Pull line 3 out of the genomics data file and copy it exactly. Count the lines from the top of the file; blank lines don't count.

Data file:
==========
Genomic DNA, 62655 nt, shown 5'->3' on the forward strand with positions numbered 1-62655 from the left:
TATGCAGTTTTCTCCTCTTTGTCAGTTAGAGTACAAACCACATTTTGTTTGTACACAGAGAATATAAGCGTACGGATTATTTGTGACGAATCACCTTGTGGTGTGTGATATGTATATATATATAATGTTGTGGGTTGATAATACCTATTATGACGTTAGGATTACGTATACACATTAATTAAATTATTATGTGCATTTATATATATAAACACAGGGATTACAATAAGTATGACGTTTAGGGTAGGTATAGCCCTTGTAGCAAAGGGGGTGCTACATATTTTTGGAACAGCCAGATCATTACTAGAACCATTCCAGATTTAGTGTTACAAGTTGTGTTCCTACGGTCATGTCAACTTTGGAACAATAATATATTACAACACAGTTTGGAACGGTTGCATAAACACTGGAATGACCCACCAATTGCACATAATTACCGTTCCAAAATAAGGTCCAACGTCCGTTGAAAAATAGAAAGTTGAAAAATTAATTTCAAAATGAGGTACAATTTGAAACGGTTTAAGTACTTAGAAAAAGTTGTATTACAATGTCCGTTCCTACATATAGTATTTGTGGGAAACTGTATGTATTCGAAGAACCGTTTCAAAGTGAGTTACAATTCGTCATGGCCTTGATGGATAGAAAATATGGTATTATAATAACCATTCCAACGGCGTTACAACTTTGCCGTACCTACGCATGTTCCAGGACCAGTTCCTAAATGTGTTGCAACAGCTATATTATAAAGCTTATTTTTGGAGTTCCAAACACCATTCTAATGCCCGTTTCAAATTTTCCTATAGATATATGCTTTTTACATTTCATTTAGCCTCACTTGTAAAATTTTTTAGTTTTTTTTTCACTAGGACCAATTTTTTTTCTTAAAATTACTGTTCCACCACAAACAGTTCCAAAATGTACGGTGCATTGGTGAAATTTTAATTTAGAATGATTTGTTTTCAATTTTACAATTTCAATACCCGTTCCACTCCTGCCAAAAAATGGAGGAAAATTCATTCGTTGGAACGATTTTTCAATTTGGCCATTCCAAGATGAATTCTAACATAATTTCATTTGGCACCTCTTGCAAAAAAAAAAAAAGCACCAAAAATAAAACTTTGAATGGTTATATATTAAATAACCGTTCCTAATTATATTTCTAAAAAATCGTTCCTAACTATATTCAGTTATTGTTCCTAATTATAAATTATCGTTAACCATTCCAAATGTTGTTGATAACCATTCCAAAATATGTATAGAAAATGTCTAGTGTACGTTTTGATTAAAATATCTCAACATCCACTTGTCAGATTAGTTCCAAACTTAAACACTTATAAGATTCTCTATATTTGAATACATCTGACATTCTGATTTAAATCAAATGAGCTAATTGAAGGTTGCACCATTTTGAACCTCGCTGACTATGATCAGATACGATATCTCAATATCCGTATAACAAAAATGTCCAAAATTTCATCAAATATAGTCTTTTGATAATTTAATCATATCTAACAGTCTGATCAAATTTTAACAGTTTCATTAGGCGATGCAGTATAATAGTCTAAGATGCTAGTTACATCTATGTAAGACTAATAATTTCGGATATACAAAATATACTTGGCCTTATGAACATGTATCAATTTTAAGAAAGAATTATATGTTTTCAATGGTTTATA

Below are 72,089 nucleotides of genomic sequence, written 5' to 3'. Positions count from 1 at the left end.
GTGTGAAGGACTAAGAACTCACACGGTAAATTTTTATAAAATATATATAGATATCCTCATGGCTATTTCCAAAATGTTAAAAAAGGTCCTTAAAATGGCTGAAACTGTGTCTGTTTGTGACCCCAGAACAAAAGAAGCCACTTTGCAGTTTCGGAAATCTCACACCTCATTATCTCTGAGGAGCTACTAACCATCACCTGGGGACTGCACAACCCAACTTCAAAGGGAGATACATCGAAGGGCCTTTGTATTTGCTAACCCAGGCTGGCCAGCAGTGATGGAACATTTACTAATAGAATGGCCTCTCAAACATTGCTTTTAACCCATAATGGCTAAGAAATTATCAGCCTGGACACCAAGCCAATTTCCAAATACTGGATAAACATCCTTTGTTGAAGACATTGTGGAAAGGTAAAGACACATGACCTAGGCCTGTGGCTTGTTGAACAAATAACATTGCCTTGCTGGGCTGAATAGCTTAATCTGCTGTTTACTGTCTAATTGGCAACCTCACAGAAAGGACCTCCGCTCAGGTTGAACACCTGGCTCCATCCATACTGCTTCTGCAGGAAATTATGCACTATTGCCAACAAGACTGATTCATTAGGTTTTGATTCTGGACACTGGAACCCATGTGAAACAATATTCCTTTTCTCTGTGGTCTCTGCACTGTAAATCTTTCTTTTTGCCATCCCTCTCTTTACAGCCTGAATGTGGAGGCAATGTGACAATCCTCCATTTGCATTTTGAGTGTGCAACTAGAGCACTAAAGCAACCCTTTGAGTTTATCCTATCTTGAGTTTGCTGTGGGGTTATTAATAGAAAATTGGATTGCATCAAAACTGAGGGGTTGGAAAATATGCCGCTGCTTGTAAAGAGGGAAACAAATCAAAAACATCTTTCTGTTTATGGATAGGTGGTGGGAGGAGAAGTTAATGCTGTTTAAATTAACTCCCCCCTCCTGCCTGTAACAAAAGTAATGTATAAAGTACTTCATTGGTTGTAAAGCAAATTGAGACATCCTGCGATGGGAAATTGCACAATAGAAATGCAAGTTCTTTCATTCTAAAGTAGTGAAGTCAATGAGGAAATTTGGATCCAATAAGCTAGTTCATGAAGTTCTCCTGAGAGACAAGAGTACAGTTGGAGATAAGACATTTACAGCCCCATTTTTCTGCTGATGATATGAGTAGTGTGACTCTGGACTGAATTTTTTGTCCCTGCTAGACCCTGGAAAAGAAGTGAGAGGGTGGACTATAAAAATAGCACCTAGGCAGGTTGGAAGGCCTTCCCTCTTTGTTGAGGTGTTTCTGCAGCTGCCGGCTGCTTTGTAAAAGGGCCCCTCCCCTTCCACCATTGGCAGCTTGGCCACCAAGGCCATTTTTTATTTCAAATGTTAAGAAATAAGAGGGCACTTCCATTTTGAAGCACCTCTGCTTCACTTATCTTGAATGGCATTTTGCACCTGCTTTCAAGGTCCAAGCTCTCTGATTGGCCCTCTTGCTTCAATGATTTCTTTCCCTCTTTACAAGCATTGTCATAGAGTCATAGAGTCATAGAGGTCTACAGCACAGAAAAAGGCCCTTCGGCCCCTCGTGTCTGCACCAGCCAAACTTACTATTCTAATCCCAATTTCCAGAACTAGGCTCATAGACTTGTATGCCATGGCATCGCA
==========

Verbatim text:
Below are 72,089 nucleotides of genomic sequence, written 5' to 3'. Positions count from 1 at the left end.